It is the year 1940. An apprentice witch-in-training attempts to master a spell that will enable her to animate soldiers’ uniforms and send an unstoppable magical army into Nazi Germany. Her quest to discover the correct words for the spell take her from rural England to London and back, with a side-trip to an animated tropical island ruled by talking animals. All the while she is accompanied by three child evacuees and a roguish con artist.
This is the premise of Bedknobs and Broomsticks, a 1971 children’s film directed by Robert Stevenson for the Walt Disney studio. The film stars Angela Lansbury and David Tomlinson, and features a wealth of musical numbers, special effects and a lengthy sequence blending live-action and animated characters. For decades it has been a standard of mid-afternoon television broadcasts, watched and enjoyed by successive generations of children.
Since its release Bedknobs and Broomsticks has lived underneath the shadow of its more successful and more popular stablemate Mary Poppins (1964); also directed by Stevenson for Walt Disney. This seems a shame, because while the earlier film remains the superior of the two there is much in Bedknobs to enjoy and recommend. It is forty-five years since it was first released, and it continues to offer breezy and spirited entertainment for all ages.
The similarities between Bedknobs and Broomsticks and Mary Poppins run much deeper than sharing a director and a film studio. In truth, the existence of one is entirely the result of the existence of the other.
The development of Mary Poppins from a popular novel into a motion picture was a tortured and lengthy process. As early as 1938 Walt Disney had attempted to secure the film rights to the novel from its Australian author P.L. Travers. Travers had rebuffed Disney’s offer on multiple occasions, seeing him purely as a maker of cartoons and believing that no film adaptation of the book would do her character justice. Disney doggedly pursued the rights for more than two decades before finally convincing Travers to move ahead with a film in 1961. At this point Disney had expanded his studio significantly, notably through the introduction of live-action films alongside his animated features.
With the final negotiations with Travers over Mary Poppins ongoing in 1961, it became clear that a back-up project might be required in case the deal collapsed in the final stages. With that in mind, studio staff set out to find an alternative book to adapt. The requirements were simple: a family-friendly fantasy adventure, set in England, and able to incorporate musical numbers and a showcase animation sequence.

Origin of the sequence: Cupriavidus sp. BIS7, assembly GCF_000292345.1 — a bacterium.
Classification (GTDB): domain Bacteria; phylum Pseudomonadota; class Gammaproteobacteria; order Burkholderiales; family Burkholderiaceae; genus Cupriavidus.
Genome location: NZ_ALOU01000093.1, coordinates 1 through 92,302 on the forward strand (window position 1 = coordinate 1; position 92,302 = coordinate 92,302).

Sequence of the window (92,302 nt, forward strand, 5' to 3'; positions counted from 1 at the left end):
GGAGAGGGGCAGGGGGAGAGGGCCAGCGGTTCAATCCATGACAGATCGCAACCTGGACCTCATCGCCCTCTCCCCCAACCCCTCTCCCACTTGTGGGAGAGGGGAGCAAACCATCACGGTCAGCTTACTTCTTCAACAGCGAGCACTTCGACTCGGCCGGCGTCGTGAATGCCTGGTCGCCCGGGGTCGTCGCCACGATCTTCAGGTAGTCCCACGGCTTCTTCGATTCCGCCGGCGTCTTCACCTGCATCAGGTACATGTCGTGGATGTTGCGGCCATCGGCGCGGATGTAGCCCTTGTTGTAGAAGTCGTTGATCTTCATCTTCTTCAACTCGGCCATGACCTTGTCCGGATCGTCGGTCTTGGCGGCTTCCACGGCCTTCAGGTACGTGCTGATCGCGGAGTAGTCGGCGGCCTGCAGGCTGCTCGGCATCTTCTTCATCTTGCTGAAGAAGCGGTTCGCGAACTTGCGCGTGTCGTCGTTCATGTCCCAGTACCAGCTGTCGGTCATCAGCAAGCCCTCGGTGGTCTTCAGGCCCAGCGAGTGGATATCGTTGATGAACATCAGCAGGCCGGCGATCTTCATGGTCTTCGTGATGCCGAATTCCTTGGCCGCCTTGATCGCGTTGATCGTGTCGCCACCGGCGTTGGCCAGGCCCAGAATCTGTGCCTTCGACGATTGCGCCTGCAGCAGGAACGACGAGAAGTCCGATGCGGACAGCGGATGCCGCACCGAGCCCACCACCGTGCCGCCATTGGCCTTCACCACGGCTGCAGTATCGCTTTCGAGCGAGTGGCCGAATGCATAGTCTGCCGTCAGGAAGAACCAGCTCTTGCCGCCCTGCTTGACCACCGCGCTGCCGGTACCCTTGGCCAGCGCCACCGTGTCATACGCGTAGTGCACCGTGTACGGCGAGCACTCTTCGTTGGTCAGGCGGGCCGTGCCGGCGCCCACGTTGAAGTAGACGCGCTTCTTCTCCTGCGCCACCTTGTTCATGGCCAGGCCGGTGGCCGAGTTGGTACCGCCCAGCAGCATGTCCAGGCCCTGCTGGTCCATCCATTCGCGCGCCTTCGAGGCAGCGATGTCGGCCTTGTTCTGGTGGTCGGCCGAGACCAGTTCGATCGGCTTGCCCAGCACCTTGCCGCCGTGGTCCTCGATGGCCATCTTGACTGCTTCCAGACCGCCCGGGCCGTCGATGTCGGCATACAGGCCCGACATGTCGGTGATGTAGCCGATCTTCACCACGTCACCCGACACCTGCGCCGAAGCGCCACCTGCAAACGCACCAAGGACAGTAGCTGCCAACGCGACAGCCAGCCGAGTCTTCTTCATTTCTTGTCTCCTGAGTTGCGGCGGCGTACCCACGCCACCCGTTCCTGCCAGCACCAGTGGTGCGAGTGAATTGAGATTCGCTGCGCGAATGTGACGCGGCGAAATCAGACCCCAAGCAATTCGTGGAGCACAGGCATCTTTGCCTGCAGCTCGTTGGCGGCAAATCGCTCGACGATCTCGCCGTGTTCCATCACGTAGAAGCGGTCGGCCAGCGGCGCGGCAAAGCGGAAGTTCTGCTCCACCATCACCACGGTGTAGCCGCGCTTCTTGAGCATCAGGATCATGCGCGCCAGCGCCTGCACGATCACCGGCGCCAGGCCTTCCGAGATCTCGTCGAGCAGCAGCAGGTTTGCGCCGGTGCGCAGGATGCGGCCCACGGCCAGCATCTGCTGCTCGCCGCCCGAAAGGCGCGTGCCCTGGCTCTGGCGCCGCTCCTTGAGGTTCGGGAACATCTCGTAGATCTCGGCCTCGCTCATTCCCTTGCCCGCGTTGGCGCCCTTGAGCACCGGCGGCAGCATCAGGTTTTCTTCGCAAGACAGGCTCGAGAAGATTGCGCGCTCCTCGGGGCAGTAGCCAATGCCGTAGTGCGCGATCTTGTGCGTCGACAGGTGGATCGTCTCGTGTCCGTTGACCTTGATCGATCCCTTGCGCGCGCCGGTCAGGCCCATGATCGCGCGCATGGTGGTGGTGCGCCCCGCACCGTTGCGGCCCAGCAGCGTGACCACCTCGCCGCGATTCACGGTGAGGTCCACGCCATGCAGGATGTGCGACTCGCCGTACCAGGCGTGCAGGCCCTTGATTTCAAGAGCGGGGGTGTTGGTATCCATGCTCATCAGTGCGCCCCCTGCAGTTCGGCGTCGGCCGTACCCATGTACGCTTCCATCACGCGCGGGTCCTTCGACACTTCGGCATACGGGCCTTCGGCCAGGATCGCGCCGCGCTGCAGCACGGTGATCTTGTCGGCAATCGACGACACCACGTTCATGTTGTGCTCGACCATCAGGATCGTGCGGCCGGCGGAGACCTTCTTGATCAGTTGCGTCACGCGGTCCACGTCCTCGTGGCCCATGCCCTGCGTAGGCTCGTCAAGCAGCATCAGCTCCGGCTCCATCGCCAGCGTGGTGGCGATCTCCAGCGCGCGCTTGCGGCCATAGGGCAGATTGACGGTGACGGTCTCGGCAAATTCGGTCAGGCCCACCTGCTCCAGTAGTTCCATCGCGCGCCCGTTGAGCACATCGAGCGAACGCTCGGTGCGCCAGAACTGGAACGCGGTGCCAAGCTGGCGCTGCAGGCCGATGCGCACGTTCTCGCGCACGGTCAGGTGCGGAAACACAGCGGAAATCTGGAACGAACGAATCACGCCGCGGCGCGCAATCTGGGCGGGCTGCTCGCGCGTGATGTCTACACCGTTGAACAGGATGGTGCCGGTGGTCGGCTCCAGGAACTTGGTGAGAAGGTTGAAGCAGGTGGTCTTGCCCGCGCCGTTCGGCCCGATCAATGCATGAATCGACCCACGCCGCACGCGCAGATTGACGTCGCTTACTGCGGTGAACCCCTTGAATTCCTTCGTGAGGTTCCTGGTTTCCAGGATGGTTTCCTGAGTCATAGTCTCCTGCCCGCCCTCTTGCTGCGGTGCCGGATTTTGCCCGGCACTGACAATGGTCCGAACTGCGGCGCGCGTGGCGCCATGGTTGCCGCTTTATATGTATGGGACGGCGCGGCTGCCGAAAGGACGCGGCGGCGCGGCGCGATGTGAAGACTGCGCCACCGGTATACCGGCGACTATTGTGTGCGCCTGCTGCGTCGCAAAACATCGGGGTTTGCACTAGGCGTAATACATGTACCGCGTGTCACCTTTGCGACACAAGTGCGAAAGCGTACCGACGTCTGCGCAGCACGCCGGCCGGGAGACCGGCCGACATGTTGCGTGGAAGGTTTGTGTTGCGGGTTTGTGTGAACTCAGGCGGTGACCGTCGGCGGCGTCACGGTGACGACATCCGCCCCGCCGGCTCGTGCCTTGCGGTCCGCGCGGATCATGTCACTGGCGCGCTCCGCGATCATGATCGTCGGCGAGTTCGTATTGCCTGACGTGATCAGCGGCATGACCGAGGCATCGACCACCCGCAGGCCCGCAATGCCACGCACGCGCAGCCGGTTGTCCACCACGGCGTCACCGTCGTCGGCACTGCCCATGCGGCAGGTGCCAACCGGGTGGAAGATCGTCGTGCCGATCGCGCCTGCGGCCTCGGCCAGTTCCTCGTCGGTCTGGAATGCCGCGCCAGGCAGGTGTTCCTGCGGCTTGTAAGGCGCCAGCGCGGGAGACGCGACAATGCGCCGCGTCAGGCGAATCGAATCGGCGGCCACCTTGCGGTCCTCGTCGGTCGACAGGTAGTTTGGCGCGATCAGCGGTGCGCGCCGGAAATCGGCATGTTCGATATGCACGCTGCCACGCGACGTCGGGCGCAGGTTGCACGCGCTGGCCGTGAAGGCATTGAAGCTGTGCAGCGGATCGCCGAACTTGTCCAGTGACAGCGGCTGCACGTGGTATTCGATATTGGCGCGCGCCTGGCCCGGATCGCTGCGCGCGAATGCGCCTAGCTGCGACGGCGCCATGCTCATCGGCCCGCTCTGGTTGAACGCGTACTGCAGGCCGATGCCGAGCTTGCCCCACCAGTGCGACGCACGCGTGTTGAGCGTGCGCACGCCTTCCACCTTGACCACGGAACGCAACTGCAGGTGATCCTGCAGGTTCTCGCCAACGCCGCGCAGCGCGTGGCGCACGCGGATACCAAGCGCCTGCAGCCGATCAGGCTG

The studio rapidly focused on two books by English author Mary Norton. Norton was born in London in 1903. It was while working for the British Purchasing Commission in New York during World War II that she completed her debut novel: The Magic Bed-Knob; or, How to Become a Witch in Ten Easy Lessons. It was published in 1943 by J.M. Dent, and two years later Dent published its sequel Bonfires and Broomsticks. The two novels had been re-issued in an omnibus edition in 1957 under the title Bed-knob and Broomstick.
The books followed the adventures of Miss Price, a witch training herself via a correspondence course. To persuade three nosy children from revealing her secrets, Price enchants the knob on the end of their bed. Armed with the magical bed-knob, the children are able to travel the world and have exciting adventures.
While Norton went on to much greater success with her Carnegie Medal-winning novel The Borrowers in 1952, it was the two Miss Price novels that most interested Walt Disney. He had the film rights purchased, and assigned screenwriters Bill Walsh and Don DaGradi to adapt them into a workable script. At the time Walsh and DaGradi were also developing the screenplay for Mary Poppins, and for a brief period they developed both projects side-by-side. The Miss Price novels were cherry-picked for concepts and assembled together into an entirely new storyline. That combined screenplay was titled Bedknobs and Broomsticks. ‘We took the basic idea,’ said Walsh, ‘a lady witch living in England who is getting lessons from a correspondence course. […] There’s kind of a nice, homey, folksy quality about an English witch.’
As with Mary Poppins the story conferences, in which the plot of Bedknobs was developed and workshopped, were attended by Walsh, DaGradi, Disney himself, and the song-writing team of Richard and Robert Sherman. Richard Sherman recalled: ‘We started with a concept which was kind of fun: an amateur witch who wants to do something with her magic to help the war effort. What we felt was that we were more interested in the premise of the book, which we found wonderful, than in the story itself. The characters were wonderful. So, instead of having them go back in time, to a magician centuries ago, to find some of his magic power, we decided to have her go to a phony magician, which is fun. He sells magic tricks and he has no ability himself. Instead of being a magician of the dark ages, we changed Emelius Brown to a fellow in London who is kind of a snake-oil salesman. Basically, it gave this character a lot of fun. The hero of this story truly has to be Bill Walsh. He was the guy who made the conversion and made the story viable which, I thought, was kind of special.’